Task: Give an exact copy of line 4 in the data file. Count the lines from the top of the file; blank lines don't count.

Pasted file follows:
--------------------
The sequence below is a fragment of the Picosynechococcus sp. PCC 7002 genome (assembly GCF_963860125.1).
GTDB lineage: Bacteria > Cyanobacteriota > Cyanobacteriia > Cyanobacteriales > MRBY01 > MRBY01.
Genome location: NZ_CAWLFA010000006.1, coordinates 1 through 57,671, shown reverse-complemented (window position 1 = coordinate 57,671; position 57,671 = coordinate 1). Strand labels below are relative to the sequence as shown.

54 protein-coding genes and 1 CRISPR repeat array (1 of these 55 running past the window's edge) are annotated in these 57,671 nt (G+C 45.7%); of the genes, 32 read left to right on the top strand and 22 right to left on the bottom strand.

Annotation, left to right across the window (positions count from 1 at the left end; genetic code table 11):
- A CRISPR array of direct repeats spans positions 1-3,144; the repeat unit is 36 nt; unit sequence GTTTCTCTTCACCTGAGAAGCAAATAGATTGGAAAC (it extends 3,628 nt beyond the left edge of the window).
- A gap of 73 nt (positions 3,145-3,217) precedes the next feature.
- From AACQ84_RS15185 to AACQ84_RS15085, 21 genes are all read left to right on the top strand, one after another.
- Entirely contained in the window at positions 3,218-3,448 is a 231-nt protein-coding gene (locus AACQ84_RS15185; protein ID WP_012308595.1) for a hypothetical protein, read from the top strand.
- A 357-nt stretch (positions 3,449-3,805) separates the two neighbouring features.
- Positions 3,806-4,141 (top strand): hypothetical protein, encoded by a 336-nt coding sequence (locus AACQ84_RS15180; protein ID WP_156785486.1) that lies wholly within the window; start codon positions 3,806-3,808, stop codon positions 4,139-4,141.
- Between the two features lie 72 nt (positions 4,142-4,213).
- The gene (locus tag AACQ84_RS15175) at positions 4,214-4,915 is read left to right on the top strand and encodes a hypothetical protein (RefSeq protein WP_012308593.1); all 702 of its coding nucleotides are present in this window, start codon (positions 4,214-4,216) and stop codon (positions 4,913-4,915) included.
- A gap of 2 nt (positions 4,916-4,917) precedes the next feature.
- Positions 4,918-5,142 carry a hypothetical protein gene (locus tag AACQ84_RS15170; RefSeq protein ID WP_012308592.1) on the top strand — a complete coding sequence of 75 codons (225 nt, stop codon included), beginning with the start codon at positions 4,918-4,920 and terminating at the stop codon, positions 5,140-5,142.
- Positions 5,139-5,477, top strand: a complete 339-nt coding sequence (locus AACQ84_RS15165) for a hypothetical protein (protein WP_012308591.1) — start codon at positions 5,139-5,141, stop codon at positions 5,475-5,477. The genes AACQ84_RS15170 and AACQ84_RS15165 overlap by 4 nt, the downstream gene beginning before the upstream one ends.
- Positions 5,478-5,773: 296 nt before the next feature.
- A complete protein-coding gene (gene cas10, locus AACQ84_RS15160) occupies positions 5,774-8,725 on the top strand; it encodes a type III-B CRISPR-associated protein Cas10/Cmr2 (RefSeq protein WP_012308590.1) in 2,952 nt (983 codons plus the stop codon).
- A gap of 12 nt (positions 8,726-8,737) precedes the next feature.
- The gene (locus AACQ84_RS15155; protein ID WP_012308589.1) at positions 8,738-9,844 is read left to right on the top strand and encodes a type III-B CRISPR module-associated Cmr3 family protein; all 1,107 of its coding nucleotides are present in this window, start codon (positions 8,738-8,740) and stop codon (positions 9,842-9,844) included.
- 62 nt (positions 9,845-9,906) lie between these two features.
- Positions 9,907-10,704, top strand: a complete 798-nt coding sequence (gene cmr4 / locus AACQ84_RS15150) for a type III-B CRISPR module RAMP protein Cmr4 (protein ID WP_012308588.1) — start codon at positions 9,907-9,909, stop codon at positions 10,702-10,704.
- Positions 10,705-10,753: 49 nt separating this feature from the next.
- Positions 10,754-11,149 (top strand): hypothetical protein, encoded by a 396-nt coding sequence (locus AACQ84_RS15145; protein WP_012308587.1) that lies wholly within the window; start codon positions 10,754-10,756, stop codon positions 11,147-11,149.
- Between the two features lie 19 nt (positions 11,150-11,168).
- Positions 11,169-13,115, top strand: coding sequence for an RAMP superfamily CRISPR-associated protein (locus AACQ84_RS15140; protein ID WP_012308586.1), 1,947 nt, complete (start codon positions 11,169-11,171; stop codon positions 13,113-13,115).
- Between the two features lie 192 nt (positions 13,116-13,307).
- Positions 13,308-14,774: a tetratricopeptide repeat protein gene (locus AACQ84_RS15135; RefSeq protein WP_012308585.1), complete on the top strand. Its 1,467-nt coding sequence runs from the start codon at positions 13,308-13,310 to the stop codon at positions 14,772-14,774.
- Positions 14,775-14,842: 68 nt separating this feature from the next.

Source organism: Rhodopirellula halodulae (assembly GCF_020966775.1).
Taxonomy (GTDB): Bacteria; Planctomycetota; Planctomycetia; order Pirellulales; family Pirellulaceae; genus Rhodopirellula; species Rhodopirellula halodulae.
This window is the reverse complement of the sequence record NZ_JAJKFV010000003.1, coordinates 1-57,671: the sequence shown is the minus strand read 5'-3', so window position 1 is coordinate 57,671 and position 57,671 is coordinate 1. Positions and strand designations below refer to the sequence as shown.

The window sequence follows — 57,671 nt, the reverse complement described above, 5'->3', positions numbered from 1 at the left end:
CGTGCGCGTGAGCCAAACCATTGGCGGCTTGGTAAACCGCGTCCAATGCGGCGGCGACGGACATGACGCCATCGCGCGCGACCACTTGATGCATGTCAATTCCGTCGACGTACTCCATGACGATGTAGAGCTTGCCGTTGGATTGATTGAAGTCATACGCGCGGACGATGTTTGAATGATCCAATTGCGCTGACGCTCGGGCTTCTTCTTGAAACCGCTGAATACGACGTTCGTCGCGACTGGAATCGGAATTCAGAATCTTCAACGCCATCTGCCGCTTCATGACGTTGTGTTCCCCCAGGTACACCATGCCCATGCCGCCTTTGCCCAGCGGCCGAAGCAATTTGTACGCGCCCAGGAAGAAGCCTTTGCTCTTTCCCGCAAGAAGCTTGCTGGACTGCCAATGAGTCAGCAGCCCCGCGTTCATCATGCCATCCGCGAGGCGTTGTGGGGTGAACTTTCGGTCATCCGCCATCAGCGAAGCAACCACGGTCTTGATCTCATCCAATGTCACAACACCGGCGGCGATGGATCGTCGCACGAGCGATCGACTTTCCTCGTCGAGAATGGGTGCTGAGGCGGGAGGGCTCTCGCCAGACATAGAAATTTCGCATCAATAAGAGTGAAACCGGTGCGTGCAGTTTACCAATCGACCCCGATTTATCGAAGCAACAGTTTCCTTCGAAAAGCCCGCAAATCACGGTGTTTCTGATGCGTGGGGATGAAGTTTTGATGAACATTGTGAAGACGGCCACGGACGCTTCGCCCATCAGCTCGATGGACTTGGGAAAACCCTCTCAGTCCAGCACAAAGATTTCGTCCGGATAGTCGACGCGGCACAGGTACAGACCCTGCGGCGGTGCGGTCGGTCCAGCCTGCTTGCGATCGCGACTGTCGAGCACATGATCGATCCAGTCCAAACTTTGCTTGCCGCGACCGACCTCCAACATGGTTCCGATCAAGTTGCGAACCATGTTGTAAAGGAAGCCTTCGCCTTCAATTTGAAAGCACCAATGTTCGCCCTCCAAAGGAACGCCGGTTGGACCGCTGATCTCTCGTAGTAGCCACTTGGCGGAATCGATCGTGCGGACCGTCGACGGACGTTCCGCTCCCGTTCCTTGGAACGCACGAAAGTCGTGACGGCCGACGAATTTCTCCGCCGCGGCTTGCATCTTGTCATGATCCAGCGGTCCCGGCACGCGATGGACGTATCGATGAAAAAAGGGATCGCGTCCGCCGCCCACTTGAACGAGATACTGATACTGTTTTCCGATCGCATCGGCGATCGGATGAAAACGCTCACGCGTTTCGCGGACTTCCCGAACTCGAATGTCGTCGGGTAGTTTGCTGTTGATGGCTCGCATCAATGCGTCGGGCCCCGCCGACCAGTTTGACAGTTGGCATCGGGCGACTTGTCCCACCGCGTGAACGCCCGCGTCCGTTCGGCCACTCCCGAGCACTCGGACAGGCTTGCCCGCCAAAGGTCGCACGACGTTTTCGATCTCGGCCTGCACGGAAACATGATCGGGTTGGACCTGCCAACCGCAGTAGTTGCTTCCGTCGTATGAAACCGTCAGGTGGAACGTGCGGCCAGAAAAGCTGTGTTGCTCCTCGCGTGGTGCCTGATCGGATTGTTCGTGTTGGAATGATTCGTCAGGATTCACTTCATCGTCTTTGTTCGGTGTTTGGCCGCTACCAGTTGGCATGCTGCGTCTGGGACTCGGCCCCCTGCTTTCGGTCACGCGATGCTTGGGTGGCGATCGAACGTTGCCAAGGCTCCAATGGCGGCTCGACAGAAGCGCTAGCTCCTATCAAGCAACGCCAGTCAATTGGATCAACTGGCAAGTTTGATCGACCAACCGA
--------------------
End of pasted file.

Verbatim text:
54 protein-coding genes and 1 CRISPR repeat array (1 of these 55 running past the window's edge) are annotated in these 57,671 nt (G+C 45.7%); of the genes, 32 read left to right on the top strand and 22 right to left on the bottom strand.